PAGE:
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Competitive REL » Post: Deck presentation period

Deck presentation period

Aug. 13, 2017 03:31:42 AM

Zohar Finkel
Judge (Level 1 (Judge Academy))

Europe - East

Deck presentation period

Not completely sure this should go here, but I have a question about deck problems:
“If the deck is discovered to be incorrect during the presentation period, and the missing cards are not in the opponent’s deck, the penalty is a Game Loss.”
My question is - as the opponent is presented with a deck, what is s/he allowed to do in order to check if it's correct or not?
According to MTR 2.3 - “Players present their decks to their opponents for additional shuffling”, and that's it. I'm not even sure the opponent may count the cards, as one could argue that might take too long and exceed the given pregame time (though personally I would allow it).
Are there any “healthy habits” we can educate the players to do at this point?

Aug. 13, 2017 06:46:47 AM

David Lachance-Poitras
Judge (Level 2 (Judge Academy))

Canada

Deck presentation period

For the opponent, there is not that much he can do to notice deck problems at this stage. This is one more reason why we do deck checks at competitive REL and higher ;-)


There is the sideboard presentation part of the pregame procedure (MTR 2.3) where there is a chance an opponent could see something is wrong (ex.: 16 cards sideboard being presented). But that part of the procedure is not common practice everywhere. So consider it a corner case.

Or you notice a potentially marked card during presentation, but that's a different infraction.


We expect each player to present a legal deck each game so any tips and tricks we can really give are more related toward their own deck than their opponent's.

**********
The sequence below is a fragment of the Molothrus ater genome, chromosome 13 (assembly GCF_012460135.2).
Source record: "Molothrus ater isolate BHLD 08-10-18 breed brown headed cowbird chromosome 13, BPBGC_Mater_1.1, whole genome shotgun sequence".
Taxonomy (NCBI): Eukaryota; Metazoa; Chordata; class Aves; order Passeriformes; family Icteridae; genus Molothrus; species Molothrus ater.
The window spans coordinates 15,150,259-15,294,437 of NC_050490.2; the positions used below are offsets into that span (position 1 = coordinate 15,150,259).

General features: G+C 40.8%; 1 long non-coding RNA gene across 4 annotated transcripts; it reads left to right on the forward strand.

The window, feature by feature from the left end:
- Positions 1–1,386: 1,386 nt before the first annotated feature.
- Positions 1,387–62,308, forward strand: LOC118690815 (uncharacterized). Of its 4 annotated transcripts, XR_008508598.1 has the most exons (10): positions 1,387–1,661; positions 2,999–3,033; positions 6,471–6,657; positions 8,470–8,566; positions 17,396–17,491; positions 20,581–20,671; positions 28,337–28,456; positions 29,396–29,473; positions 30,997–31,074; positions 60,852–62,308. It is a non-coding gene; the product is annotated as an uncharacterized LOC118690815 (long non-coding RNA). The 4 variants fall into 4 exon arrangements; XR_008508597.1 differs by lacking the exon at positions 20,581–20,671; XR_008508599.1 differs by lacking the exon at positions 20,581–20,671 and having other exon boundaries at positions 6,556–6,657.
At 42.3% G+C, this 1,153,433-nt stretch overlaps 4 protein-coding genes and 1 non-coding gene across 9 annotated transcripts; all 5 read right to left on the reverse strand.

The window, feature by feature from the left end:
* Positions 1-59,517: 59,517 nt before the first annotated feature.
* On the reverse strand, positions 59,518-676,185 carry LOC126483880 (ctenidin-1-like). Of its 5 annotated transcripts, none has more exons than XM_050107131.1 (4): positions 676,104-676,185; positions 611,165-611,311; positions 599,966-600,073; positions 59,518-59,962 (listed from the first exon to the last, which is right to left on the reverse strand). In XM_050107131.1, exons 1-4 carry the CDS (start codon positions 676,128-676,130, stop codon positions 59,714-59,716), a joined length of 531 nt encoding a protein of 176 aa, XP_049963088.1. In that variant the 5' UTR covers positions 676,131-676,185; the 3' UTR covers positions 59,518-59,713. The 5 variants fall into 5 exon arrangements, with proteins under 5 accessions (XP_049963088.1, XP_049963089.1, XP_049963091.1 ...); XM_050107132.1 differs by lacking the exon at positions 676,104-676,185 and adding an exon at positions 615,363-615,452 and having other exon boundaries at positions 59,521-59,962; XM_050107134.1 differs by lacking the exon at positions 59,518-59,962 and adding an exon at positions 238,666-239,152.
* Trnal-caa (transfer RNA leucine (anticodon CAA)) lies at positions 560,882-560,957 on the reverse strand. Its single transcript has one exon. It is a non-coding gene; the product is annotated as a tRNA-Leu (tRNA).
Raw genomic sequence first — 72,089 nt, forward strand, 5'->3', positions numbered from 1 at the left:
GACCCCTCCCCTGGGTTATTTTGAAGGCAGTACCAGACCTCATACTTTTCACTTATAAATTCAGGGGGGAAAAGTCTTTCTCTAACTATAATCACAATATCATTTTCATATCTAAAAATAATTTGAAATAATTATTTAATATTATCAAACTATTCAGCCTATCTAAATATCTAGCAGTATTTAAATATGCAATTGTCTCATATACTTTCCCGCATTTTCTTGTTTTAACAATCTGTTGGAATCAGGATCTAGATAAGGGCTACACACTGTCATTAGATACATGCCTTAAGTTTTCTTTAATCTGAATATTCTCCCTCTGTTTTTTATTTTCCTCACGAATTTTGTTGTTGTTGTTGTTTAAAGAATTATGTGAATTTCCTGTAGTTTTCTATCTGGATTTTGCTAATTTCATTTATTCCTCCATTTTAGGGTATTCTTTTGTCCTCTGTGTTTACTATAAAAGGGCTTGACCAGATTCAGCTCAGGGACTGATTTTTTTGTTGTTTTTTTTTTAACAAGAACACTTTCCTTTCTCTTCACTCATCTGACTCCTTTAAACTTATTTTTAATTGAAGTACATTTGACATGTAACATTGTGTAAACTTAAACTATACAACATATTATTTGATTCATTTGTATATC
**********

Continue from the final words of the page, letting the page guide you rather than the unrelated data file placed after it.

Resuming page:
Examples:
1. Take the habit and time of de-sideboarding after each match.
2. Count your sideboard before shuffling and present.
3. Players are allowed one “pile shuffle” of their own deck per game for counting purposes.
4. If you discover a deck problem with your deck, call a judge on yourself immediatly.

Aug. 13, 2017 08:23:05 AM

Scott Marshall
Forum Moderator
Judge (Level 3 (Judge Academy)), Hall of Fame

USA - Northwest

Deck presentation period

Players can, do, and maybe should count their opponent's deck when presented; the new limit on pile counts doesn't prevent that. In fact, the philosophy of the relaxed penalties re: deck problems stands firmly on this foundational idea, that you have this one opportunity to verify the deck; if you abdicate that responsibility, you're accepting the legality of the deck.

d:^D

Aug. 13, 2017 12:06:10 PM

Russell Gray
Judge (Level 1 (Judge Academy))

USA - Southeast

Deck presentation period

I know several players who do a “2-pile count” during the presentation period, particularly after that big stink with the guy palming his opener.

Aug. 13, 2017 09:57:19 PM

Joe Klopchic
Judge (Level 3 (Judge Academy))

Seattle, Washington, United States of America

Deck presentation period

This also gives a window for a player to point out exiled cards that didn't get returned. If a player has the classic Oblivion Ring off to the side they forgot to shuffle back in, their opponent isn't obliged to tell them. They can wait until they present, and then use this window.

This might not be a particularly sporting or nice play, but this window does exist.